Take the 2-minute tour ×
Stack Overflow is a question and answer site for professional and enthusiast programmers. It's 100% free, no registration required.

This might sound stupid but I am still not clear about the Java Stack and the memory heap. What I know from studying is following:

1) All the method calls goes on stack.

2) All the memory allocated locally goes on memory heap (not very clear about this point)

3) All the memory allocated by new operator (either in a method or in a class) goes on memory heap.

I am worried about the below cases:

1) If I create a int variable in a method and return it, where does it go ( I believe it goes on stack, but need clarification).

2) If I create a new object in a method it goes on heap memory as it exists even after the methods execution is over(I understand this happens because the hash code of the object created by java remains same when I assign this object to some external reference variable or I return this object ).

3) My problem is what happens if I am not assigning the object mentioned in point 2 to any reference or I am not returning this. Is it still created on heap? Logically it should be but please enlighten me.

share|improve this question

2 Answers 2

up vote 8 down vote accepted

All method parameters go on the stack. All local variables go on the stack. The only thing that goes in the heap is stuff allocated explicitly using new (or implicitly by auto-boxing or varargs.)

Another way to think about it is that primitive values and object/array references may go on the stack, but actual objects cannot1.

So:

1) - you are returning a primitive value (not a variable!), and it goes on the stack. (You can't "return" a variable. The variable is part of the stack frame and can't be detached from it.)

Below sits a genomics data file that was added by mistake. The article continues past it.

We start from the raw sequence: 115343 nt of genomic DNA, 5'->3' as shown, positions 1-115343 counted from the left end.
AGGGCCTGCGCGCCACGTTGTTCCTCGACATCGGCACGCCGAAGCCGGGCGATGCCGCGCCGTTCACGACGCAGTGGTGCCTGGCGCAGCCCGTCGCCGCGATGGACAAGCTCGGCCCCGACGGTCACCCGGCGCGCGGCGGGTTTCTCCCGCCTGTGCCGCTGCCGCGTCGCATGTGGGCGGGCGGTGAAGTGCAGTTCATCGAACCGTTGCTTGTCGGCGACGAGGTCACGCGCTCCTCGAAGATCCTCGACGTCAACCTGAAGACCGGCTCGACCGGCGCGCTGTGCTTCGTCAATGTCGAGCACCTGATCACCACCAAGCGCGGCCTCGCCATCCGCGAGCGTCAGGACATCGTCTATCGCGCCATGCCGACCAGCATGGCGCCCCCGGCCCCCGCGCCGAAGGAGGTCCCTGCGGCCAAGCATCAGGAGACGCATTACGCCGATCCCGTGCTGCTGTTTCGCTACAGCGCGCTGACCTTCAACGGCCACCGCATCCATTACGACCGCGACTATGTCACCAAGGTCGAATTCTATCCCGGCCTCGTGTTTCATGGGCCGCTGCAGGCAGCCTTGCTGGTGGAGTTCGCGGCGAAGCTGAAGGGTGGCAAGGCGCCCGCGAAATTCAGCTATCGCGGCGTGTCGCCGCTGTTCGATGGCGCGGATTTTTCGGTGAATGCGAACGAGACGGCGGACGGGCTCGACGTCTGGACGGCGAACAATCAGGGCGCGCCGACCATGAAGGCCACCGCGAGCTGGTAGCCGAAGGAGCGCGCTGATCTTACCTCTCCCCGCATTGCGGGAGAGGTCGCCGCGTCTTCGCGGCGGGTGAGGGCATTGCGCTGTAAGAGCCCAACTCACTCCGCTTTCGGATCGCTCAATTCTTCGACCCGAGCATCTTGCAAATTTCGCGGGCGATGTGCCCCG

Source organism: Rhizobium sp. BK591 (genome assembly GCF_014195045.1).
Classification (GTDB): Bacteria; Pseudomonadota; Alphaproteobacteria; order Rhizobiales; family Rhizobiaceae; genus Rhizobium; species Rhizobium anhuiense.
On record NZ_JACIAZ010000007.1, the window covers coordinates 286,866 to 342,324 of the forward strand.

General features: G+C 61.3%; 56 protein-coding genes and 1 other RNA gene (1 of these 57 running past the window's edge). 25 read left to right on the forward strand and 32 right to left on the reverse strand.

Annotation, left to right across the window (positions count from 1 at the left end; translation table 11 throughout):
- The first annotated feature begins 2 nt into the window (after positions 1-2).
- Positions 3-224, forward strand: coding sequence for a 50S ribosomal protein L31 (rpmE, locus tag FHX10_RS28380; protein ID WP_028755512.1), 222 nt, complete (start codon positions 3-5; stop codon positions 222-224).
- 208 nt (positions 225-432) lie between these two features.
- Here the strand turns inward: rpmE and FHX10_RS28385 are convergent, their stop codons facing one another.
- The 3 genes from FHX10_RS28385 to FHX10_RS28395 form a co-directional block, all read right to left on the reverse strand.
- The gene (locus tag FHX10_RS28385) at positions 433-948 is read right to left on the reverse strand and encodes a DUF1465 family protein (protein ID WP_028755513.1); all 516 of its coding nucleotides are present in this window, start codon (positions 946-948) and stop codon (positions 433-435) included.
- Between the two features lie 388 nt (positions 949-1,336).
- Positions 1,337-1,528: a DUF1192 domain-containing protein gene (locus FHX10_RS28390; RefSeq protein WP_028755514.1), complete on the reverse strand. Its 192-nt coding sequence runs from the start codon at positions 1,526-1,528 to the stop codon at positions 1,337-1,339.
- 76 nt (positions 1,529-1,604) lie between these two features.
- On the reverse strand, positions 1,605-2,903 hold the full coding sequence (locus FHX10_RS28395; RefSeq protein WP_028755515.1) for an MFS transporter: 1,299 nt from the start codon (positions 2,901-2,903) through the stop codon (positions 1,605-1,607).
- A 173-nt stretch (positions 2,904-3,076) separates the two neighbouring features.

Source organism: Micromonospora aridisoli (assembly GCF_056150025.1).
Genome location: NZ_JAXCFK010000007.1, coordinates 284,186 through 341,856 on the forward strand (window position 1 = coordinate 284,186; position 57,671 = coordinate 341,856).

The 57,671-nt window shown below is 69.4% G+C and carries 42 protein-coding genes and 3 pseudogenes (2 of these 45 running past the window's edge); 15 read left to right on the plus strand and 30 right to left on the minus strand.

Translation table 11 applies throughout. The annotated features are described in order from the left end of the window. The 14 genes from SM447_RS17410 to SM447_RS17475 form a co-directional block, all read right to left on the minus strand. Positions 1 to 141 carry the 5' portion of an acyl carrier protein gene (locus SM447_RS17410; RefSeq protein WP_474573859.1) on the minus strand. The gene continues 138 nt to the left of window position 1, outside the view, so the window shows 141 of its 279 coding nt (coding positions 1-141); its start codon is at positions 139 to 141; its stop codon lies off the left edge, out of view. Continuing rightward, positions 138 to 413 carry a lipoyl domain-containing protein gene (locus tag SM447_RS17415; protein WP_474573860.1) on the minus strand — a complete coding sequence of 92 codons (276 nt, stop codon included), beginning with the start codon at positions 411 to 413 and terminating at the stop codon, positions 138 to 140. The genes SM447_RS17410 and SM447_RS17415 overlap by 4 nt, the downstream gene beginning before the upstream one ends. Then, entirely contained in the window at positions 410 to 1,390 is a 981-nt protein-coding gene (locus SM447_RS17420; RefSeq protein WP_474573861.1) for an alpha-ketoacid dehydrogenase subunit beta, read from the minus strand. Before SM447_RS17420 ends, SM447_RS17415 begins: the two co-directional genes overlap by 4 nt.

2) Yes.

3) Yes, at least for now1. At some point, the GC may run, notice that the application doesn't have a reference to the object any more, and reclaim it.


1 - actually, the latest Hotspot compilers are capable of detecting that an object's reference never "escapes" from the method that creates it, and that the objects could be allocated on the stack. IIRC, this optimization - called escape analysis - needs to be enabled using a JVM command-line flag.

share|improve this answer
    
Thank you very much..I am satisfied with the answer :) –  dharam May 17 '12 at 3:59

Code Segment: Constant values are often placed directly in the program code segment.

Stack: Object references and primitive variables are placed on the stack.

Heap: Whenever you create an object, the storage is allocated on the heap when that code is executed.

For your questions:

1) Yes

2) Yes

3) Yes

share|improve this answer

Your Answer

 
discard

By posting your answer, you agree to the privacy policy and terms of service.

Not the answer you're looking for? Browse other questions tagged or ask your own question.